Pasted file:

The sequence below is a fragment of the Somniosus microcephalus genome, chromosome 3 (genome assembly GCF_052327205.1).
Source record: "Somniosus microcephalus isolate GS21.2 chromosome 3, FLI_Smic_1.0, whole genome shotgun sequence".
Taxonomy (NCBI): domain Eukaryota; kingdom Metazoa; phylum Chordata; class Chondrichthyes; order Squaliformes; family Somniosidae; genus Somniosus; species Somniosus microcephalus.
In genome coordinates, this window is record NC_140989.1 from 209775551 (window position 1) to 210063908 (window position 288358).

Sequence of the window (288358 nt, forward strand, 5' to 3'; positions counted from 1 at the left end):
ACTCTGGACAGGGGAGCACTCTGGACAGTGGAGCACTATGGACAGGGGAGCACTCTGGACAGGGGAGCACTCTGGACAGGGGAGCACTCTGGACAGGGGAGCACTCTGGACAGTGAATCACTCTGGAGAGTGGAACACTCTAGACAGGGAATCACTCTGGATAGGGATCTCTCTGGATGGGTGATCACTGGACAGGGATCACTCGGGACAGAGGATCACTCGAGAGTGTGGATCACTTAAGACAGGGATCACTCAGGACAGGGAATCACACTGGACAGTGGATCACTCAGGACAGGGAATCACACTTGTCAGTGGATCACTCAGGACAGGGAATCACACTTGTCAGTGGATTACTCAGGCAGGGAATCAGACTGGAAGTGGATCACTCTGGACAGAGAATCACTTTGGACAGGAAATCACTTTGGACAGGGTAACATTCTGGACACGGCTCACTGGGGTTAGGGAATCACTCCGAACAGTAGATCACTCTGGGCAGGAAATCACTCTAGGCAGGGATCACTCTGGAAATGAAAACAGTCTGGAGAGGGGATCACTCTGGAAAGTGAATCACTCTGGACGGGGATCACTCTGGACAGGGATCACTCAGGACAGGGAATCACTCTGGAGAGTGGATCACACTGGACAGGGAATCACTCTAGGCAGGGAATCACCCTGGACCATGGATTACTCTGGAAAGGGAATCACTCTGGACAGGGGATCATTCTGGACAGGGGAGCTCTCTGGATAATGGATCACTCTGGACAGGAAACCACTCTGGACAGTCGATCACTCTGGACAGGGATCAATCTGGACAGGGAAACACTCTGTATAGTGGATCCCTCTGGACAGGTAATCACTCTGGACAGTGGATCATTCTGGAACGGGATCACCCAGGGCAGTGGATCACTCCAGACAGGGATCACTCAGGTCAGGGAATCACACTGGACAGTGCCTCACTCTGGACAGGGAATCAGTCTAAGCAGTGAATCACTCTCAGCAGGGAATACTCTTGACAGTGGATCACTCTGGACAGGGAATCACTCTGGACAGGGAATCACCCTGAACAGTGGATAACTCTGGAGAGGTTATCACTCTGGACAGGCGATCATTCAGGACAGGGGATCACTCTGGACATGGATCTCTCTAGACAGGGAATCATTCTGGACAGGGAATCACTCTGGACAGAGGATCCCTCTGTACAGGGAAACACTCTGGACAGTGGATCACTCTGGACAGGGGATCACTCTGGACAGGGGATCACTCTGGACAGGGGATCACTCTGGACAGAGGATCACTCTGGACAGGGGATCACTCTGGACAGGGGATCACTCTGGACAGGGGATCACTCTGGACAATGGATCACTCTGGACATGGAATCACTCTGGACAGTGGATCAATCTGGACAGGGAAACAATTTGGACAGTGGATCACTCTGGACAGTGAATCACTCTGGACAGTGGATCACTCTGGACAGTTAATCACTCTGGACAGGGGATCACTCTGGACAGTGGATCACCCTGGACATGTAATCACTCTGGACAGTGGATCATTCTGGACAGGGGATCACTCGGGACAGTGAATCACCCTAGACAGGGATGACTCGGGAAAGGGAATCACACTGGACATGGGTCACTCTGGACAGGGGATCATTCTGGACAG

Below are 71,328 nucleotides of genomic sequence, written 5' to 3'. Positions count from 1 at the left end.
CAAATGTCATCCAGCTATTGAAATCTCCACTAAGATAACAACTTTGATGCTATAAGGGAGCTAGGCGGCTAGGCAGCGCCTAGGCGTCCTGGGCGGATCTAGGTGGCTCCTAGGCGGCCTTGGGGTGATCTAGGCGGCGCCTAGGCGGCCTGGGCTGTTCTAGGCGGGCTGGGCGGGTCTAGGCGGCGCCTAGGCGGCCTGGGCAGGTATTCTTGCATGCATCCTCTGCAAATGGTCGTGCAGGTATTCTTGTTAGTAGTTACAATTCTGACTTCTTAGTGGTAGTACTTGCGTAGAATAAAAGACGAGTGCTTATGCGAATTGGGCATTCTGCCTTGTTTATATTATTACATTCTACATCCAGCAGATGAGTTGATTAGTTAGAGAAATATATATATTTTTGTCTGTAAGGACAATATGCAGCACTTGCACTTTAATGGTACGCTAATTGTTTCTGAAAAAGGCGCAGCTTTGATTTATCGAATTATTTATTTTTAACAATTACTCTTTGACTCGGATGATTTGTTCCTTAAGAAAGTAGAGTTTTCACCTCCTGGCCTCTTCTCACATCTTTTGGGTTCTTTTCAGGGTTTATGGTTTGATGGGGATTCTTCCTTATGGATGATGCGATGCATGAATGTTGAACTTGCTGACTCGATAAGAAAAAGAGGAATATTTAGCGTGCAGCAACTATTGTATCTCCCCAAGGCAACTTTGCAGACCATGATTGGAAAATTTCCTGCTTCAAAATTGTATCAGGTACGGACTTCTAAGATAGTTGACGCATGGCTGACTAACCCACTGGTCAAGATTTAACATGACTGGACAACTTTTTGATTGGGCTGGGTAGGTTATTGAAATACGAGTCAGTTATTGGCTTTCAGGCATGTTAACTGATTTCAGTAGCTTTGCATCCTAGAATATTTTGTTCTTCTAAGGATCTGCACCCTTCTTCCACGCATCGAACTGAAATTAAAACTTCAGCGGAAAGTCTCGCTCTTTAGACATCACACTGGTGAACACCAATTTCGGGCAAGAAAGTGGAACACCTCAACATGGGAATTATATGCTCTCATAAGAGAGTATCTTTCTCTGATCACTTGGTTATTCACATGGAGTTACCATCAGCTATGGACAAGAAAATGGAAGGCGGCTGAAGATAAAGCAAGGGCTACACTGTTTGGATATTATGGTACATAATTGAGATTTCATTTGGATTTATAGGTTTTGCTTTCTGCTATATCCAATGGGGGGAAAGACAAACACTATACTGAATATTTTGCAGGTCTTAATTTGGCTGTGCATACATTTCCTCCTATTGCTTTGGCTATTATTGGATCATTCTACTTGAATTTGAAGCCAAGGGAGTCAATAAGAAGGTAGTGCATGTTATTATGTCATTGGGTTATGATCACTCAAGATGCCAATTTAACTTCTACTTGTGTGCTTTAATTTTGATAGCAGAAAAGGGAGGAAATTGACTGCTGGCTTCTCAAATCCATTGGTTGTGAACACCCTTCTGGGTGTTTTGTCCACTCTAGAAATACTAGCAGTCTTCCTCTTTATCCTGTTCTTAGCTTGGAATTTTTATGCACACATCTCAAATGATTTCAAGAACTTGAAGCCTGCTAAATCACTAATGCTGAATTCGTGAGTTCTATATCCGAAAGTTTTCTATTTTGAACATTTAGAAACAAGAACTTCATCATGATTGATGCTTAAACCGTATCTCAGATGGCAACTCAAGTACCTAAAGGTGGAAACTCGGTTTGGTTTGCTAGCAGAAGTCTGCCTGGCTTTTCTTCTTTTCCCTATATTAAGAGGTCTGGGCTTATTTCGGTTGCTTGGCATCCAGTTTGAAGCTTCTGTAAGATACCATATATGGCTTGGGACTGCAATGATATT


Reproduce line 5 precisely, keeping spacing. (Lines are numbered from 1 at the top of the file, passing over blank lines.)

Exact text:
Sequence of the window (288358 nt, forward strand, 5' to 3'; positions counted from 1 at the left end):